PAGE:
Jory Micah, a feminist theologian with deeply concerning theology, took to Twitter to promote another doctrine of hers that should give us concern. She Tweeted, “Jesus’ words are our primary source. Paul’s words are our secondary source. Secondary sources are great, but not as great as primary ones.” At first, this sounds like the heresy of Red Letter Christianity, which proclaims that the words not directly said by Jesus are less inspired than those that were. Karen Swallow-Prior rightly inquired about this ambiguous statement:
Though inspired – Jory says – Paul and his writings were not inerrant. One must question if she even understands what the word “inspired” means. It refers to the fact that God was writing through Paul (Or James, Jude, Luke, Moses, or any other Biblical human author). If inspiration doesn’t necessitate inerrancy, then the Spirit who inspired must not be infallible. As John Calvin said, “The highest proof of Scripture is uniformly taken from the character of him whose Word it is.” Any assault on the Bible is an attack on the character of He who inspired it.
Jory continued to cite Jesus on the Sermon at the Mount saying, “You have heard it has been said… but I say to you,” as evidence that the Scriptures aren’t inerrant. What Jesus was not correcting was the original meaning, but rather the distortion that had become the common tradition of the Pharisees. At no point did Jesus speak against something that the Holy Spirit inspired.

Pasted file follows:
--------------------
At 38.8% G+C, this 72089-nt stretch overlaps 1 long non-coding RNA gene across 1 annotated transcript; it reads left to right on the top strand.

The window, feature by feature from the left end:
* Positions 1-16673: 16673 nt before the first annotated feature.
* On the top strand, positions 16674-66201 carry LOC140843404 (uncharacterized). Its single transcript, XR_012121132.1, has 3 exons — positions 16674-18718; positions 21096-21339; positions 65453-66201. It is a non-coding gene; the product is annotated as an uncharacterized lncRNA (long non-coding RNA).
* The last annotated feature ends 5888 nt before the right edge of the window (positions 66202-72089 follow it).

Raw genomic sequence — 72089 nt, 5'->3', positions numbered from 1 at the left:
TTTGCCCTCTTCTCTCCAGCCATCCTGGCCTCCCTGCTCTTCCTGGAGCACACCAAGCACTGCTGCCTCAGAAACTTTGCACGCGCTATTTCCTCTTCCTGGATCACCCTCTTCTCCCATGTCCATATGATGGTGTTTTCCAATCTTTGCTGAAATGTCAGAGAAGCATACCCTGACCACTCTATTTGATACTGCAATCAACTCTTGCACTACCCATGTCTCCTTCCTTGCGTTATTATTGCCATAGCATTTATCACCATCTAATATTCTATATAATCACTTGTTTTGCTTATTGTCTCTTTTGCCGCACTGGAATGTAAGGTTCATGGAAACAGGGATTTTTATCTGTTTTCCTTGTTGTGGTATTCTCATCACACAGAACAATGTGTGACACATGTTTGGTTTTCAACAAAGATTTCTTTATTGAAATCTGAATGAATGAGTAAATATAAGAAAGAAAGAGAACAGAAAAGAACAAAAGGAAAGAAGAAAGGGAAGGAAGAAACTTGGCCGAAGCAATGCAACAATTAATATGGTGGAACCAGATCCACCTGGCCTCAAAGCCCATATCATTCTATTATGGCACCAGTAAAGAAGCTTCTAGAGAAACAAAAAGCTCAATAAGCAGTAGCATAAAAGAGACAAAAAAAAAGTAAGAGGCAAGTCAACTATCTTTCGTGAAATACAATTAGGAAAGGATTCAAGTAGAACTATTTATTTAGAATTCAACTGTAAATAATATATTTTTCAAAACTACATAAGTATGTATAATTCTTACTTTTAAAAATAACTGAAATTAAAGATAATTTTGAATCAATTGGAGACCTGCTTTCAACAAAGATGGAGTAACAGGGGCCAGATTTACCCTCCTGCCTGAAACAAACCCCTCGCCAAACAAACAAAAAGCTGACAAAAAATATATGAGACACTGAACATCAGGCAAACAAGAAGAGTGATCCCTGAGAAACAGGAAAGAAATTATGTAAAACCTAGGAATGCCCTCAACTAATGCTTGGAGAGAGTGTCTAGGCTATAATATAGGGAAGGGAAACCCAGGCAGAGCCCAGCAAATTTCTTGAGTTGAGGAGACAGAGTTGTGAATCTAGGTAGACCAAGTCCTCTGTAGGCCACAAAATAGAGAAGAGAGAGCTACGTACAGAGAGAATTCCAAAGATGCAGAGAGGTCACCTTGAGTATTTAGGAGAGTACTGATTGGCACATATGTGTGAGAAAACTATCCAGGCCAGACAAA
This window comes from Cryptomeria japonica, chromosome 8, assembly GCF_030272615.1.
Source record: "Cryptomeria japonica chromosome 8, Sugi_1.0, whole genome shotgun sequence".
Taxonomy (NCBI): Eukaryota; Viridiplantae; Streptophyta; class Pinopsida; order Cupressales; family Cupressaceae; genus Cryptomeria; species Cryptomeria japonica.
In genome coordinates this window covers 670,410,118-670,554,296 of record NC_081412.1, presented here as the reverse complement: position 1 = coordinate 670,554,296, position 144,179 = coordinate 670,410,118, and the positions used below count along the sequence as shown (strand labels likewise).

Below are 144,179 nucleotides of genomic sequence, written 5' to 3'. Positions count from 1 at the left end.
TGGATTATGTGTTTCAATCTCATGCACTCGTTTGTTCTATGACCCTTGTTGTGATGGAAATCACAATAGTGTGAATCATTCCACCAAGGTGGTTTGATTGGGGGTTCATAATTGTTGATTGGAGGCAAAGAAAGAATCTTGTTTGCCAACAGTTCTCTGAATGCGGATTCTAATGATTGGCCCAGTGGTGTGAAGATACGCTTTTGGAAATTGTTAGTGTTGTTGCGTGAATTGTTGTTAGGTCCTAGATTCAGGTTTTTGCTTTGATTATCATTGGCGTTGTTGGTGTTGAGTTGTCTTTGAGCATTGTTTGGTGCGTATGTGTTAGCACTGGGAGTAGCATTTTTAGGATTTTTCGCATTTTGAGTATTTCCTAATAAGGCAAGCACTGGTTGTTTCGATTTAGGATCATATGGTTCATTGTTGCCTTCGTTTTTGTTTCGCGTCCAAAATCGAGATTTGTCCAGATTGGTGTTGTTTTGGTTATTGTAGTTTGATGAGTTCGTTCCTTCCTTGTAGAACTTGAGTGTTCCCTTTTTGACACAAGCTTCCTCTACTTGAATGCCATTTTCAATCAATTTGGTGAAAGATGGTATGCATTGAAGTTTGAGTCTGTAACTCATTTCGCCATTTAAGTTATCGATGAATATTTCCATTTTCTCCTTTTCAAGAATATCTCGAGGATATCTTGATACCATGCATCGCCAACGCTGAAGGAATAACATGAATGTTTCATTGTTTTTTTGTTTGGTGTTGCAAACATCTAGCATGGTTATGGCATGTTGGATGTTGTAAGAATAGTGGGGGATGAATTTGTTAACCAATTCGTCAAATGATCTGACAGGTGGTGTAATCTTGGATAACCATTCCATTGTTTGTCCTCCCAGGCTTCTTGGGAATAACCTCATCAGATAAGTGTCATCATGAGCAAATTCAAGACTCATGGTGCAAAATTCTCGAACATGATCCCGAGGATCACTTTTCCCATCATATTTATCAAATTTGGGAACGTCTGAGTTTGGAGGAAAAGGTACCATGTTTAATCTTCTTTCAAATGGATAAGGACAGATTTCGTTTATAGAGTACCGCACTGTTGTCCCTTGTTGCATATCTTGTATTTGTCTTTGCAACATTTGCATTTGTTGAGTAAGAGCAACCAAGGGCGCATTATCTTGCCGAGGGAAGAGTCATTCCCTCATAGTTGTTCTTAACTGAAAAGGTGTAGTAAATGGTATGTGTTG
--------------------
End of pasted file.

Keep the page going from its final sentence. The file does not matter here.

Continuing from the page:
However, Jory did not stop at indirectly blaspheming God by attacking His word. She continued to embrace the heresy of Modalism, which confuses the persons of the Godhead by saying that they are all one person. She said:
It is likely because of her rejection of inerrancy that she was able to embrace many of the heresies she does in the first place, including this blatant apostasy.
This line of Tweets reveals Jory as an Errantist, a Red Letter Christian, and a Modalist. It puts her further at odds with the Christian faith and shows that she is not a sound teacher, but rather one who would attempt to secretly introduce destructive heresies.
[Contributed by Brandon C. Hines]